The aim of this paper is to provide a better understanding of photoluminescent porous silicon (PS) microstructure in relation to their electronic properties: absorption band edge shift1 and quantum confinement hypothesis1,2, dielectric constant evolution and electroluminescence characteristics.
Results concerning the p type PS microstructure characterization by X ray diffraction and electron microscopy are presented showing a noticeable decrease in crystallite size and surface area with decreasing substrate doping and increasing porosity.
The optical transmission of homogeneous free-standing PS layers of different porosities and substrate dopings is studied, showing no evidence of a direct energy gap in PS. On the contrary, a large blue shift of the optical absorption edge, taking into account the total Si mass content in the PS film, is demonstrated. This shift is well correlated with the crystallite size variations with porosity and substrate doping and is attributed to a quantum confinement of electronic wavefunctions in the nanocrystallites.
On the other hand, ellipsometry measurements show the PS absorption to be little affected by the microcrystalline structure of the material in the 3.5–5 eV range, i.e. above the direct band gap of bulk Si. This indicates that, if confirmed, the quantum confinement strongly affects the PS joint density of states in the vicinity of the Si band edge and, as could be expected, to a much lesser degree near the edge of the confining potential.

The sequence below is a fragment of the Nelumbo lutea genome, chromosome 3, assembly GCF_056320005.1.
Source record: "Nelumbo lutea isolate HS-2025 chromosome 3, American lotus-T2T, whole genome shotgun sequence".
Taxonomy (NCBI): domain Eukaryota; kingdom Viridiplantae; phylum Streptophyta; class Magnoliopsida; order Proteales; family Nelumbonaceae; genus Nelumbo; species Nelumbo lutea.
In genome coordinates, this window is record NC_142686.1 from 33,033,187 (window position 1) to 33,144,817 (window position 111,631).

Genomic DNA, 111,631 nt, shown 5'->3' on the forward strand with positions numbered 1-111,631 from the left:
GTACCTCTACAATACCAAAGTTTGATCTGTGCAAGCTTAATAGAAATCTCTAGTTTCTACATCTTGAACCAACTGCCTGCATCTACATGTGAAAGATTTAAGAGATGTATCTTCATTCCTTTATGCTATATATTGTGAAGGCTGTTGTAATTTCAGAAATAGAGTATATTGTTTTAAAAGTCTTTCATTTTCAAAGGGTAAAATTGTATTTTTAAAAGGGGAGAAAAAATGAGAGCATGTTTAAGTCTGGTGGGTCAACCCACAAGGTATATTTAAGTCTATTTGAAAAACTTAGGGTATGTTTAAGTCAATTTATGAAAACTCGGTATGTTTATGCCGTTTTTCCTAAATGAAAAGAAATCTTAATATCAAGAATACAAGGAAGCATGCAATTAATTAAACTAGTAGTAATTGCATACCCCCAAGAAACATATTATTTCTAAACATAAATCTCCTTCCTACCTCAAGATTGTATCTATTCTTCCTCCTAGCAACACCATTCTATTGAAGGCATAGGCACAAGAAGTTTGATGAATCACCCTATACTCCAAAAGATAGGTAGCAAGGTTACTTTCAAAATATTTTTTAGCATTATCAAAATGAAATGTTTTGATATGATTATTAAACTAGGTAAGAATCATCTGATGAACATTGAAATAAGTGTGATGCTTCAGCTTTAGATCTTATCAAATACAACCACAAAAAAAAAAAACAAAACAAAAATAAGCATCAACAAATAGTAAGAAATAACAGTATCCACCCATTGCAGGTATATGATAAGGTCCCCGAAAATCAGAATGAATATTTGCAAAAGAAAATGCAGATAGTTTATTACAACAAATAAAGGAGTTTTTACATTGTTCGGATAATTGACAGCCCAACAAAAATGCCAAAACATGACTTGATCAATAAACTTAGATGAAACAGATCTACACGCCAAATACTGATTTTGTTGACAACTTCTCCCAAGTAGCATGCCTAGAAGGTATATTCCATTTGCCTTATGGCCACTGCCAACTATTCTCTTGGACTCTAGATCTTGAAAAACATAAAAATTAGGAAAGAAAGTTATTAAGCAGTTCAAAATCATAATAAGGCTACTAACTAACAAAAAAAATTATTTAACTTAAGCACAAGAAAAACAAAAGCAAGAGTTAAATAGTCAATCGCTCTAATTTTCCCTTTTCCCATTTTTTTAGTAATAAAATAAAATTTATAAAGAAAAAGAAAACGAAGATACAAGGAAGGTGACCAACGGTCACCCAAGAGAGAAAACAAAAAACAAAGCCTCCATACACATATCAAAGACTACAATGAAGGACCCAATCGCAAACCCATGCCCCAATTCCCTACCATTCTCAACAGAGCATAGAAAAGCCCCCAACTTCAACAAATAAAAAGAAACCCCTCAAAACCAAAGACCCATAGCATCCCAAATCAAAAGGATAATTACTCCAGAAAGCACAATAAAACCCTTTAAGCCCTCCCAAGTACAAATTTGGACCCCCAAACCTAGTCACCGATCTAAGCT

Capacitance voltage measurements of thin PS layers allow the determination of the dielectric constant which is shown to decrease with increasing porosity. This behavior is in reasonable agreement with theε values deduced from the transmission experiments in the near infrared. Furthermore, it is shown that this dependence on porosity is well accounted for by the Bruggeman effective medium approximation.
Finally, recent results concerning visible light emission from solidstate porous silicon devices will be presented: I-V characteristics, electroluminescence intensity and dynamic, quantum efficiency and device ageing.